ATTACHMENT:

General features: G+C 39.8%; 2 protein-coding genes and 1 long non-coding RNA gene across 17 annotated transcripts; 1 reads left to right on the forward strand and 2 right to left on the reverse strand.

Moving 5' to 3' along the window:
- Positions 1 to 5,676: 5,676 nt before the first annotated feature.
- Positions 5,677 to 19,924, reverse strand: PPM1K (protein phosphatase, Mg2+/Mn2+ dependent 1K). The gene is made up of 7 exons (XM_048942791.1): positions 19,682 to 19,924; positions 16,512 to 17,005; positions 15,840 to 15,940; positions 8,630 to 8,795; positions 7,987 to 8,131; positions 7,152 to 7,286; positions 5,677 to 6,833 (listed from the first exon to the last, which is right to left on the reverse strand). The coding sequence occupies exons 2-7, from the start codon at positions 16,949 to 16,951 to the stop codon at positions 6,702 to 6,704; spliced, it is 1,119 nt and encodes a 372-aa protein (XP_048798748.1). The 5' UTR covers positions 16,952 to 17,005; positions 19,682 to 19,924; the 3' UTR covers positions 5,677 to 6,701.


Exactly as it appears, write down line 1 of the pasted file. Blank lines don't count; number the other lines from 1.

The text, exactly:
General features: G+C 39.8%; 2 protein-coding genes and 1 long non-coding RNA gene across 17 annotated transcripts; 1 reads left to right on the forward strand and 2 right to left on the reverse strand.